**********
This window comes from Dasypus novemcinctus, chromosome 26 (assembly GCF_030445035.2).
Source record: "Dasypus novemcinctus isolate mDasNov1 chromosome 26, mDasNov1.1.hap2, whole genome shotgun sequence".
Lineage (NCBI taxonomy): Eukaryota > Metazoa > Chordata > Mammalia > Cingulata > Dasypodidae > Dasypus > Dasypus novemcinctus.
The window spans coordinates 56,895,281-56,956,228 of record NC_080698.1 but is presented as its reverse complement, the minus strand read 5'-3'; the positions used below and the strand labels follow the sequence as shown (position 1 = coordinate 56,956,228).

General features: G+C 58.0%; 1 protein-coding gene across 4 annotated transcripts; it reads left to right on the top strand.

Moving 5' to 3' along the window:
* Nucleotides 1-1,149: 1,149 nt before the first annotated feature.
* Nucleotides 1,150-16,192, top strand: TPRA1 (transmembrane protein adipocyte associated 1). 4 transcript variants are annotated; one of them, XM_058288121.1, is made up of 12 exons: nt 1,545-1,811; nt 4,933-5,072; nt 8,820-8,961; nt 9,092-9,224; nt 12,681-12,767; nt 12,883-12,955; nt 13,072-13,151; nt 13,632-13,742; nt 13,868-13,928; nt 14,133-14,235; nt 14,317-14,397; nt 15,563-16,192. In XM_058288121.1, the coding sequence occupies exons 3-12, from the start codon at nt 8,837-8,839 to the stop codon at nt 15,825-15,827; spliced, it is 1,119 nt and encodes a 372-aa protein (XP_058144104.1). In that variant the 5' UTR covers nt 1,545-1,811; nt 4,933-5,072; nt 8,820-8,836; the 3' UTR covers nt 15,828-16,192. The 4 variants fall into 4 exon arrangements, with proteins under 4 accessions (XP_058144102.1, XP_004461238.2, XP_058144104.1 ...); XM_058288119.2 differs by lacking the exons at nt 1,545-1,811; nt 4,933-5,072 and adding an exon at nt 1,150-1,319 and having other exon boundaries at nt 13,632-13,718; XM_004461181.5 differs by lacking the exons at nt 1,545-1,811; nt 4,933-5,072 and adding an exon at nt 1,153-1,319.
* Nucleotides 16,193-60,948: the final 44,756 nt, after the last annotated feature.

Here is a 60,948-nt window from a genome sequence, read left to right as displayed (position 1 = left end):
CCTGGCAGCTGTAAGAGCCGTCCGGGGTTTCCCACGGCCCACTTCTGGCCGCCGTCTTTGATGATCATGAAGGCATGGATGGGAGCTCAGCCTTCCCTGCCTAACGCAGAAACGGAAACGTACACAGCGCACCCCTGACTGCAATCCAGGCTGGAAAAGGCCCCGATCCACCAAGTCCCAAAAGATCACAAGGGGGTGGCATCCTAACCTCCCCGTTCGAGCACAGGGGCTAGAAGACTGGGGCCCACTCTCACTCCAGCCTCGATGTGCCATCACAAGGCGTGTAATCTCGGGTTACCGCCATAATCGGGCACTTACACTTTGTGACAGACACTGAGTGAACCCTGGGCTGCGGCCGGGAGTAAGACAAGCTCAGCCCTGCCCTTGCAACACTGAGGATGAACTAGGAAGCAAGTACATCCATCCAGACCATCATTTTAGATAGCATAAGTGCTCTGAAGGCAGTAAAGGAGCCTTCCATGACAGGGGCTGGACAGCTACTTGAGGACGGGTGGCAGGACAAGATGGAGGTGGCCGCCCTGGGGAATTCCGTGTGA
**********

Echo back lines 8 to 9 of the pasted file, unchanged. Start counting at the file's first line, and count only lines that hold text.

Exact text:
* Nucleotides 1,150-16,192, top strand: TPRA1 (transmembrane protein adipocyte associated 1). 4 transcript variants are annotated; one of them, XM_058288121.1, is made up of 12 exons: nt 1,545-1,811; nt 4,933-5,072; nt 8,820-8,961; nt 9,092-9,224; nt 12,681-12,767; nt 12,883-12,955; nt 13,072-13,151; nt 13,632-13,742; nt 13,868-13,928; nt 14,133-14,235; nt 14,317-14,397; nt 15,563-16,192. In XM_058288121.1, the coding sequence occupies exons 3-12, from the start codon at nt 8,837-8,839 to the stop codon at nt 15,825-15,827; spliced, it is 1,119 nt and encodes a 372-aa protein (XP_058144104.1). In that variant the 5' UTR covers nt 1,545-1,811; nt 4,933-5,072; nt 8,820-8,836; the 3' UTR covers nt 15,828-16,192. The 4 variants fall into 4 exon arrangements, with proteins under 4 accessions (XP_058144102.1, XP_004461238.2, XP_058144104.1 ...); XM_058288119.2 differs by lacking the exons at nt 1,545-1,811; nt 4,933-5,072 and adding an exon at nt 1,150-1,319 and having other exon boundaries at nt 13,632-13,718; XM_004461181.5 differs by lacking the exons at nt 1,545-1,811; nt 4,933-5,072 and adding an exon at nt 1,153-1,319.
* Nucleotides 16,193-60,948: the final 44,756 nt, after the last annotated feature.